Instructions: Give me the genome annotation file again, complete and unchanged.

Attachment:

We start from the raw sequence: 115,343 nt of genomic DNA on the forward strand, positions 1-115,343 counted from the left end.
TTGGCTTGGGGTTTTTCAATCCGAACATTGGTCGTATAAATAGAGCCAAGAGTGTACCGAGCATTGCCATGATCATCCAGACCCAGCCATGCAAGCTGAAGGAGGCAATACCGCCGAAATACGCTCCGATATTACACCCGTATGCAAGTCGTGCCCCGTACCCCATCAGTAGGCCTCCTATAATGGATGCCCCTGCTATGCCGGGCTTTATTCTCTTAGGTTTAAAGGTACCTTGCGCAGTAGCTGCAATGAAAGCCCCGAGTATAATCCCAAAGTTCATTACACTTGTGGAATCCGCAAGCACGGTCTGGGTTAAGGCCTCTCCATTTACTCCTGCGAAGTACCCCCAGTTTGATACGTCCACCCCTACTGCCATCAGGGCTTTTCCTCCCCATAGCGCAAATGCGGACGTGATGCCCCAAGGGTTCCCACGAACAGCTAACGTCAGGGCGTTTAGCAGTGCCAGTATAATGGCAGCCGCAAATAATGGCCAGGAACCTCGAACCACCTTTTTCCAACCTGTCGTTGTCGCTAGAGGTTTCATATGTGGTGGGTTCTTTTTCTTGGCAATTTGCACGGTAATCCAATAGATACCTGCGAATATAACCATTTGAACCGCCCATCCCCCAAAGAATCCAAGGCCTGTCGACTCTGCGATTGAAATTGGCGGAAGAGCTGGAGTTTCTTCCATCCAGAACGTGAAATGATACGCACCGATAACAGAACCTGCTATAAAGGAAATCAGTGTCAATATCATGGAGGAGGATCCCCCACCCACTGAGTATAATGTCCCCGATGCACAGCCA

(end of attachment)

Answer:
We start from the raw sequence: 115,343 nt of genomic DNA on the forward strand, positions 1-115,343 counted from the left end.
TTGGCTTGGGGTTTTTCAATCCGAACATTGGTCGTATAAATAGAGCCAAGAGTGTACCGAGCATTGCCATGATCATCCAGACCCAGCCATGCAAGCTGAAGGAGGCAATACCGCCGAAATACGCTCCGATATTACACCCGTATGCAAGTCGTGCCCCGTACCCCATCAGTAGGCCTCCTATAATGGATGCCCCTGCTATGCCGGGCTTTATTCTCTTAGGTTTAAAGGTACCTTGCGCAGTAGCTGCAATGAAAGCCCCGAGTATAATCCCAAAGTTCATTACACTTGTGGAATCCGCAAGCACGGTCTGGGTTAAGGCCTCTCCATTTACTCCTGCGAAGTACCCCCAGTTTGATACGTCCACCCCTACTGCCATCAGGGCTTTTCCTCCCCATAGCGCAAATGCGGACGTGATGCCCCAAGGGTTCCCACGAACAGCTAACGTCAGGGCGTTTAGCAGTGCCAGTATAATGGCAGCCGCAAATAATGGCCAGGAACCTCGAACCACCTTTTTCCAACCTGTCGTTGTCGCTAGAGGTTTCATATGTGGTGGGTTCTTTTTCTTGGCAATTTGCACGGTAATCCAATAGATACCTGCGAATATAACCATTTGAACCGCCCATCCCCCAAAGAATCCAAGGCCTGTCGACTCTGCGATTGAAATTGGCGGAAGAGCTGGAGTTTCTTCCATCCAGAACGTGAAATGATACGCACCGATAACAGAACCTGCTATAAAGGAAATCAGTGTCAATATCATGGAGGAGGATCCCCCACCCACTGAGTATAATGTCCCCGATGCACAGCCA